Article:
lick my cake—go ahead and lick whipped cream
off my nipples, off my chest, and I dream
of losing my virginity again in deep sleep
in Singapore, but now I’m transported to
an office, sitting on an office chair, answering
office emails, and an office man opens the door,
and he’s got the same face as a man I knew
from college. I get up, stroke his hair, tell him
to sit down, and I want him to enter me, oh
so badly, and he enters me right then and there

on the office chair, my pink panties tossed
aside, and I moan in pain, I moan in pleasure,
but isn’t that so cliché, reading like romance
novels, or remember in the early 2000s
modeling competitions when girls faced off
with looks serving Harlequin covers—look,
she’s a milkmaid and he’s a farmhand. Look,
she’s a poor girl and he’s from the upper crust,
and back in the office, I moan more, then wake
in Singapore on a white bed with fluffed pillows,
and I feel pain. I feel like I’m bleeding, only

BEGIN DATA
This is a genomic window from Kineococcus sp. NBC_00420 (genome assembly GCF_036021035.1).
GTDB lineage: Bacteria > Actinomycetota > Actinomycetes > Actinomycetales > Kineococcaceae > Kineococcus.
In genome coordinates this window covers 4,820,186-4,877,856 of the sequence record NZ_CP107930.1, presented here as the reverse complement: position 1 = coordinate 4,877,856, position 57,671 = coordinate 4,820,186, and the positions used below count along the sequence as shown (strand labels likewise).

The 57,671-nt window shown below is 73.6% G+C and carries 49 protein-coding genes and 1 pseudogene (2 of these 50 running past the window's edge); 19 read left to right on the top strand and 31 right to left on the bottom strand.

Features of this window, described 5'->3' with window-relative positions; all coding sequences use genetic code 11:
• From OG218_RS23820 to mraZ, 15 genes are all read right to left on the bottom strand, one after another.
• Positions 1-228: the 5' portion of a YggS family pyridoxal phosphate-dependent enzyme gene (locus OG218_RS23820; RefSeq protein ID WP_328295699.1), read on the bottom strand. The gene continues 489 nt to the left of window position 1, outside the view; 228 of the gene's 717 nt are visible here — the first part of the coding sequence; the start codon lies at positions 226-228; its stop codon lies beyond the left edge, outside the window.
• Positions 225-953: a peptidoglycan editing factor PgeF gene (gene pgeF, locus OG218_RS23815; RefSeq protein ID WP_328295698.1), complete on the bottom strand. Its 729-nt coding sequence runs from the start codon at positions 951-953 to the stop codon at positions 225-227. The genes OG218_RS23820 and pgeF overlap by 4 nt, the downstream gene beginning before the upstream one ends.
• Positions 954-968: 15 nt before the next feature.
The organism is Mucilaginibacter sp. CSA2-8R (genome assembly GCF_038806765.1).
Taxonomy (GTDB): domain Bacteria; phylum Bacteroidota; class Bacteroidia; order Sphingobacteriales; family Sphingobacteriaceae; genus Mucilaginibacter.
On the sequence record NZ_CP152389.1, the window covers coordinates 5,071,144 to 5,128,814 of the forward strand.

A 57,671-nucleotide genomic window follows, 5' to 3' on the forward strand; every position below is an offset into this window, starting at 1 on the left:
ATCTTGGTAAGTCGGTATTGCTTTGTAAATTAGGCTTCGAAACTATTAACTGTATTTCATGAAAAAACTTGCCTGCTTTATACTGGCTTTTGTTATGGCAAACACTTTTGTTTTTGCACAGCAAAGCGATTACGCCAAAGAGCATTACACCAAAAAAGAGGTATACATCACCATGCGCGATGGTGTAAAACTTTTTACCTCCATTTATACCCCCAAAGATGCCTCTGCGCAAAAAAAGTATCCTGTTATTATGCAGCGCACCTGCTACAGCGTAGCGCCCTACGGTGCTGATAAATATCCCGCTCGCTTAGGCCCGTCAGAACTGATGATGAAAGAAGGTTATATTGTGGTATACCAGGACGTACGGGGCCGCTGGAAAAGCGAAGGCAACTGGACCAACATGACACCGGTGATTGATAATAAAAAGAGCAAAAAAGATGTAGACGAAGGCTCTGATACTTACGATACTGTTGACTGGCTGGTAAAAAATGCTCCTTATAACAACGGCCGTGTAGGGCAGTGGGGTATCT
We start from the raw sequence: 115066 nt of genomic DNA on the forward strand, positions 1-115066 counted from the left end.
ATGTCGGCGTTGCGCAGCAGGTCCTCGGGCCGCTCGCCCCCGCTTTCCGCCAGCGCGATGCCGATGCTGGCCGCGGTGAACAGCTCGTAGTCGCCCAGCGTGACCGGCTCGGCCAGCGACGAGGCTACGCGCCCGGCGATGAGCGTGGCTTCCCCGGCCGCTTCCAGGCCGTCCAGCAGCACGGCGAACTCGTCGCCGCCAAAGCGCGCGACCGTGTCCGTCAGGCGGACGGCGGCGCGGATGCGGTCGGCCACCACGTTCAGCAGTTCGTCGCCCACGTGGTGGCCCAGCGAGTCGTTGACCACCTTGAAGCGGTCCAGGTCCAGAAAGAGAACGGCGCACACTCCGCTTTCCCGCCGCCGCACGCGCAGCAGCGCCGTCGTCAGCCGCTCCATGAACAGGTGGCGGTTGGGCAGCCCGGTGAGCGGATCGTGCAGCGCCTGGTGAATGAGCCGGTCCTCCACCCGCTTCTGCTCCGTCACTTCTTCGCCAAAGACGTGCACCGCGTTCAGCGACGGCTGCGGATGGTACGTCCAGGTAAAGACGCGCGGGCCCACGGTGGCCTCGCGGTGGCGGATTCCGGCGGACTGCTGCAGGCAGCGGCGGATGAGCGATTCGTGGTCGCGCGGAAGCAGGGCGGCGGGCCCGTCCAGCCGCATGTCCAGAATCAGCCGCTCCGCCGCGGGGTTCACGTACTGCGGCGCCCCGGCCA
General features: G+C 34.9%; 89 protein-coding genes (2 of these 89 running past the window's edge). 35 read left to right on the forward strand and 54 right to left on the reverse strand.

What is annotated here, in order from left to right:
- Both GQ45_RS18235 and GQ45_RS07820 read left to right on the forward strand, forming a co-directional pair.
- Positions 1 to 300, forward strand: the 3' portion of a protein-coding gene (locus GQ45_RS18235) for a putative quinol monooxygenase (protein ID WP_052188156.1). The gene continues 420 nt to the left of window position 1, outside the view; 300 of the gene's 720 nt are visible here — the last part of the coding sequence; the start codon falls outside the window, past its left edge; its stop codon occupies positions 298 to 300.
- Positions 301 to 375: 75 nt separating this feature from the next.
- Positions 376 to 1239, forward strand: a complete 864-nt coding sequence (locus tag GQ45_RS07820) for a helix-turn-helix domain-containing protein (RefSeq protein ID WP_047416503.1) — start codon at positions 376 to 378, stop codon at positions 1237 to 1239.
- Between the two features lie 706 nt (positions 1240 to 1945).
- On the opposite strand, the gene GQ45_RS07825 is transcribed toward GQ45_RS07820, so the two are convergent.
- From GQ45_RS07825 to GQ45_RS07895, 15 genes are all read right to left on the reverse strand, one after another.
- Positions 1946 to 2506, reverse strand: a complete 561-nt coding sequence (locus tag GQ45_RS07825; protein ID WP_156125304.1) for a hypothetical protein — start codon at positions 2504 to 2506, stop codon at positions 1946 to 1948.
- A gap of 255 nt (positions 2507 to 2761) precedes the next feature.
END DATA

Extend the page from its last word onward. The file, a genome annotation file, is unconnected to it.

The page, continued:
there’s no blood. I think about my double loss
of stupidity and how no pain will ever top
the pain I feel right now as I’m awakened again.

Dorothy Chan is the author of Chinese Girl Strikes Back (Spork Press, forthcoming), Revenge of the Asian Woman (Diode Editions, 2019), Attack of the Fifty-Foot Centerfold (Spork Press, 2018), and the chapbook Chinatown Sonnets (New Delta Review, 2017). She was a 2020 finalist for a Lambda Literary Award in Bisexual Poetry for Revenge of the Asian Woman, a 2019 recipient of the Philip Freund Prize in Creative Writing from Cornell University, and a 2014 finalist for the Ruth Lilly and Dorothy Sargent Rosenberg Poetry Fellowship. Her work has appeared in POETRYThe American Poetry ReviewAcademy of American Poets, and elsewhere. Chan is an Assistant Professor of English at the University of Wisconsin-Eau Claire and Poetry Editor of Hobart.

2020 Poetry

Nanya Jhingran


Today my gut is squashed-blackberry rotting on sidewalk. 
I want to say purple or spilled but I keep swallowing Bruise
And perhaps it is indigestion or constipated grief 
But it has valleyed into sour harvest and, besides the hedging,  
I am not doing a damn thing to clean up this rot.
Today I am reaping valor in futuring my own decay. 

I like to believe that I am mothering it, this decay.
That I found it, abandoned, on some dingy sidewalk,
That I didn’t have the heart to leave it laying in the rot,